|The Catoca kimberlite pipe (diamond-rich geological formations) in the Lunda Sul province of Angola is the world's fourth largest in terms of surface area, with diamond reserves of at least 40 million carats. The Catoca Mine was constructed between 1994 and 1997. In 2003, the mine produced 2.5 million carats worth US$ 189 million.|
Mining, by its very nature, significantly alters the landscape. Satellite images from 1990 and 2006 show the extent of change at Catoca over that 16-year period. Diamond mining is a large-scale earth-moving operation—for each carat recovered, more than a tonne of material is moved. Diamond mining is also extremely water intensive, since water is used to wash the final gravels and separate the diamonds.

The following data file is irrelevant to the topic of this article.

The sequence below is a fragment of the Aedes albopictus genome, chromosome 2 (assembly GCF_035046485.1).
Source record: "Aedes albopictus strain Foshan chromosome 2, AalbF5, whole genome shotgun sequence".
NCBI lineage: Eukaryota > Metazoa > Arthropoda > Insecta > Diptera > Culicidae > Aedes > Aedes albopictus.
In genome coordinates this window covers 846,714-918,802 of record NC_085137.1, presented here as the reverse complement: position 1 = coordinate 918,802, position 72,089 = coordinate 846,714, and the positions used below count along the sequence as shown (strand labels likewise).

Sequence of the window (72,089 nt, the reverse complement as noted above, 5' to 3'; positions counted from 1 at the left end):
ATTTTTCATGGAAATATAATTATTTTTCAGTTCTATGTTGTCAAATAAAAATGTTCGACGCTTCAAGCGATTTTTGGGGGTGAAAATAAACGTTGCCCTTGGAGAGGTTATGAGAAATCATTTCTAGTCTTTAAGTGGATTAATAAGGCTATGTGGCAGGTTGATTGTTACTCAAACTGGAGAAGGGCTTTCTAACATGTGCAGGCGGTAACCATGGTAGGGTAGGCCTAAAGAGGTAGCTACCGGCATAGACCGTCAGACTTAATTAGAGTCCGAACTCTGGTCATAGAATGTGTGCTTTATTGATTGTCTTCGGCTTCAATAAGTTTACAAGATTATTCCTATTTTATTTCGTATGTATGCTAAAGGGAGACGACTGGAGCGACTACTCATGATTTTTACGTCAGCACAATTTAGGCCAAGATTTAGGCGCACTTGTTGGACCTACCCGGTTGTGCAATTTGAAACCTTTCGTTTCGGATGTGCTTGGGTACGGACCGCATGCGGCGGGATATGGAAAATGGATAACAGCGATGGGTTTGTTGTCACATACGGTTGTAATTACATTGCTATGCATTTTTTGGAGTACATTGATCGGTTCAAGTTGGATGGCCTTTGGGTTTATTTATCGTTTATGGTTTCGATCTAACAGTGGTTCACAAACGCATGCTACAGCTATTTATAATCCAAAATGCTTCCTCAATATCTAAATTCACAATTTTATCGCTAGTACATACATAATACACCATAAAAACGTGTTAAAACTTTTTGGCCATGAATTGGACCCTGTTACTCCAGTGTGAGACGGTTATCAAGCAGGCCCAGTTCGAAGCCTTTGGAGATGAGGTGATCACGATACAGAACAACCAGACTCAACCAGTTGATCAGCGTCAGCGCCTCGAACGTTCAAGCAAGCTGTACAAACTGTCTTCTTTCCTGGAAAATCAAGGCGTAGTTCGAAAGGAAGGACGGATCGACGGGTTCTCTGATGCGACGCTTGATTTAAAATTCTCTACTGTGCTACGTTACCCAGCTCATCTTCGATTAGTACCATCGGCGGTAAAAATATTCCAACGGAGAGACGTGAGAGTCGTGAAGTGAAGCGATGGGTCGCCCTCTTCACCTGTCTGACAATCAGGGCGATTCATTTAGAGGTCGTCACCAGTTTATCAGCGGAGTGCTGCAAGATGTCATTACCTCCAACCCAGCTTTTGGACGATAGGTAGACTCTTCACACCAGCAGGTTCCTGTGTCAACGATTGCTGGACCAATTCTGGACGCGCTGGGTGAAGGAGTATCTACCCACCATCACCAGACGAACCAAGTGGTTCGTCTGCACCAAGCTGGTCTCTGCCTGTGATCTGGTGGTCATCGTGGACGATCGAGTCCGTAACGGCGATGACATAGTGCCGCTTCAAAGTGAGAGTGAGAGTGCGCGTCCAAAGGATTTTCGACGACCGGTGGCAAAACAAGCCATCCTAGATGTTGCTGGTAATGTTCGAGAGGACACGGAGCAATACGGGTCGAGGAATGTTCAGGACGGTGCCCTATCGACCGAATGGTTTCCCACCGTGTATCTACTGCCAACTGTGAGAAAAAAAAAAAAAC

The Catoca Mine was built to minimize its environmental footprint. Its current extraction methods produce little toxic waste. The next stage of the project, however, will use dense media separation (DMS) for diamond recovery, a chemical process that exerts a far greater environmental impact.
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